This past week, I had the luxury of attending the Digital Project Management conference in Austin. If you are a project manager and you haven’t heard about this group of awesome digital PMs, you are missing out. The first time I attended one of their events, I thought, finally! These are my people! People who actually do what I do at Cloud Four. My tribe.
What do I do, every day? What do digital project managers actually do? It’s mundane stuff, folks. In any given day, I write a ton of emails and Basecamp threads, review lists — many, many lists, in many different forms. I pester people in every way imaginable. (Letters. I’ve written actual letters at times.) I listen, a lot. I run conference calls, I Skype, I Hangout, I Slack, I SIP into meetings. Today, I slacked, then hangout, then called the same person in a 10 minute period. This is not glorious work.
It occurs to me frequently that this is work that really anyone could do. In fact, the tools we use are often designed so that anyone on my team is empowered to use them.
Want to schedule a meeting? Great! Lucid Meetings makes this really simple. It even walks you through agenda creation and attendee selection! (You know you need an agenda for every meeting, right? Make them good ones, too.) Want to ask the client a question? Perfect! Hit them up in Slack, or Basecamp. You don’t need me.
Sometimes it feels like the work we do is complete BS.
This is not the most encouraging thought to be having about your chosen career.
But here’s the thing: the reason we have project managers at all is because most people are not thinking about these things. Your project team is so heads down on the work they are doing that they don’t think about the overall project progress, or the political implications of asking a certain question, or just the right way to deal with that nagging change request. They don’t worry about the overall budget impact of that bug that was just found in QA, or how the hell you are going to schedule one extra sprint when you’ve got two other projects starting that same week.
They just don’t. But YOU do. And YOU are really freaking good at it.
[cue the inspirational music]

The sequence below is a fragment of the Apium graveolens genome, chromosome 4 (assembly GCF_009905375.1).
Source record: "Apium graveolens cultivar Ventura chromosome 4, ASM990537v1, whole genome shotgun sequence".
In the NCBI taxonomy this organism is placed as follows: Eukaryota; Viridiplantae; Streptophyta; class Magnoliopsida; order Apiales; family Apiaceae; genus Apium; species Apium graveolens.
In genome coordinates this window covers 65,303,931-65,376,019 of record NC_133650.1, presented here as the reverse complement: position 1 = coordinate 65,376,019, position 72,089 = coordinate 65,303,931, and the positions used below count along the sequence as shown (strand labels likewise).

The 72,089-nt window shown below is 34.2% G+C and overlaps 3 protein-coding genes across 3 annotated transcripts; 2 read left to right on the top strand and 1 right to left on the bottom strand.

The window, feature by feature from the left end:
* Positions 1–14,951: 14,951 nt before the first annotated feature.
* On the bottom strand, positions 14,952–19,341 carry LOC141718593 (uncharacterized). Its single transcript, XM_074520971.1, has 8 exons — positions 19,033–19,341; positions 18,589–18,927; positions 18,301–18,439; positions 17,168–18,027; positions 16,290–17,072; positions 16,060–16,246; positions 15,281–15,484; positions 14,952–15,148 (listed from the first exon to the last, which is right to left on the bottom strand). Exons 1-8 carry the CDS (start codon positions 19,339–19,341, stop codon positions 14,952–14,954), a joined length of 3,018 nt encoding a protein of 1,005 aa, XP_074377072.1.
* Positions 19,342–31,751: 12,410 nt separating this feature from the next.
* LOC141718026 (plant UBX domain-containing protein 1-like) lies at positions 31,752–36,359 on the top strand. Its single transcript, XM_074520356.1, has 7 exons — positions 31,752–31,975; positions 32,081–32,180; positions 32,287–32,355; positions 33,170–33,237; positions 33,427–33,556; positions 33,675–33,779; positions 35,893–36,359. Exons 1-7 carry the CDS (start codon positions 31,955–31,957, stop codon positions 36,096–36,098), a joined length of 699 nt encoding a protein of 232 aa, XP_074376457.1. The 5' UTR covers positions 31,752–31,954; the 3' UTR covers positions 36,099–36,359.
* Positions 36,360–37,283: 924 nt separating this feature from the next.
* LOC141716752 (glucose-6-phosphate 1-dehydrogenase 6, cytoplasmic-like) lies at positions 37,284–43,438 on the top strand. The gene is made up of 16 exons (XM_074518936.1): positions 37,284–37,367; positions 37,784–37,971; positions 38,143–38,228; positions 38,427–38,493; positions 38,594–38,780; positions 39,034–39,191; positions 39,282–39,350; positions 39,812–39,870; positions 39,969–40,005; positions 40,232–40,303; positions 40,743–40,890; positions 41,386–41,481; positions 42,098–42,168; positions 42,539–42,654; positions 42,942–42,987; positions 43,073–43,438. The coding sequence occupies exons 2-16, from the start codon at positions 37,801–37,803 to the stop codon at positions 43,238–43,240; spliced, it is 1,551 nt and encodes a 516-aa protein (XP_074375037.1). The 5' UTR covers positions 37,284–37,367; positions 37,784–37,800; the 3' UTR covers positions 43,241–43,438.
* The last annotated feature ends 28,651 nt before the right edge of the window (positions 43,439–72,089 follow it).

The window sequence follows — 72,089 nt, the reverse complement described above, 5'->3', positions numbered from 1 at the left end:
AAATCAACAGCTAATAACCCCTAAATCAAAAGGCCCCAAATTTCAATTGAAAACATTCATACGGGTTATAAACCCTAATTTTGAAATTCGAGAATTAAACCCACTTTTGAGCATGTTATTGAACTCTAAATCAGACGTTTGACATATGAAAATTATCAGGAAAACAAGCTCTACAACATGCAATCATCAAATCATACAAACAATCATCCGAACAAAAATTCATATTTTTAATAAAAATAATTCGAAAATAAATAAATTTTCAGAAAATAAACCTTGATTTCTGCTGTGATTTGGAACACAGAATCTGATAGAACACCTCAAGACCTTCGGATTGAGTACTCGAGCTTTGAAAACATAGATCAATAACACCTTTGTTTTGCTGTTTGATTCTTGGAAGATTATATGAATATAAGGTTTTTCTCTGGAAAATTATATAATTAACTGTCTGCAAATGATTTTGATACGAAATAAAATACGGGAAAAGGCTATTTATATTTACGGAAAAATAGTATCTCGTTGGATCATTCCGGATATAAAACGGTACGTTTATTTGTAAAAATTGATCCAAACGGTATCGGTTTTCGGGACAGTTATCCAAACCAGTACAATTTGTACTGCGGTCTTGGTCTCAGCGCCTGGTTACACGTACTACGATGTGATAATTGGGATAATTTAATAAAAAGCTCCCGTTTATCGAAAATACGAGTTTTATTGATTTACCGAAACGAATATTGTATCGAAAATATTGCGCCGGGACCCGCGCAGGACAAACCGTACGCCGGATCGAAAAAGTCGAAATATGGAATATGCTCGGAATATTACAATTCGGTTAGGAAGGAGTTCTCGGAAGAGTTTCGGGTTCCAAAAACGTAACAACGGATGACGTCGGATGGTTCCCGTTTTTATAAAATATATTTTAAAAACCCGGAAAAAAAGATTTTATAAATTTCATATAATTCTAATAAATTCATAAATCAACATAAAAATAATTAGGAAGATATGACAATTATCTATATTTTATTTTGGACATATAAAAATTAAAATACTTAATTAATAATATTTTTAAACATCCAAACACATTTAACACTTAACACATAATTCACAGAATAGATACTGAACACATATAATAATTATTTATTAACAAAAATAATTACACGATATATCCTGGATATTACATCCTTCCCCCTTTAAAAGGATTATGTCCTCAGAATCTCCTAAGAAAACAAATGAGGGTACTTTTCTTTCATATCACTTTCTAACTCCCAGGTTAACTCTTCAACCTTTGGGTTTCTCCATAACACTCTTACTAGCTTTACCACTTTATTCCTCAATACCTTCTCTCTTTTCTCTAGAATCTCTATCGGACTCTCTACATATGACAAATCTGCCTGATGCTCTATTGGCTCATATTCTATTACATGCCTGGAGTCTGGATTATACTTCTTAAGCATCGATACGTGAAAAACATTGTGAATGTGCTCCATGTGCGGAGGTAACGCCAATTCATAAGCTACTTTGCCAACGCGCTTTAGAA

YOU wake up in the middle of the night, wondering why that one stakeholder didn’t seem engaged in your kick-off meeting that day.
YOU can’t shake that feeling that something isn’t right about that call you just had with your developer. She didn’t really say anything, but you know something is off and how to suss it out.
YOU know exactly how to load your project teams to maximize efficiency without overloading them.
YOU can evaluate a budget overage, report it to the customer, and offer alternatives that are actionable and clear.
YOU inspire and motivate your team to keep on keeping on.
YOU see patterns of inefficiencies in your organization and have ideas on how to address them.
And this is not just about making sure that someone (anyone) is tasked with these types of things. It’s making sure the right person is leading it.
This stuff is our DNA. And it’s not mundane or ordinary. It’s essential, technical, precise, and difficult work. It’s hard and soft skills. It’s invisible, yes, but like my ever-so-talented colleague Tyler Sticka described it, we’re like the project’s nervous system. The developers, designers, and other project team members are like arms and the legs, moving the body around, but they’d be paralyzed without a good PM to make sure signals are going where they need to be.
Like Nancy Lyons said in the closing DPM keynote, “We are change-makers, we are thinkers, we are do-ers.”
That’s some really cool, important BS, if you ask me.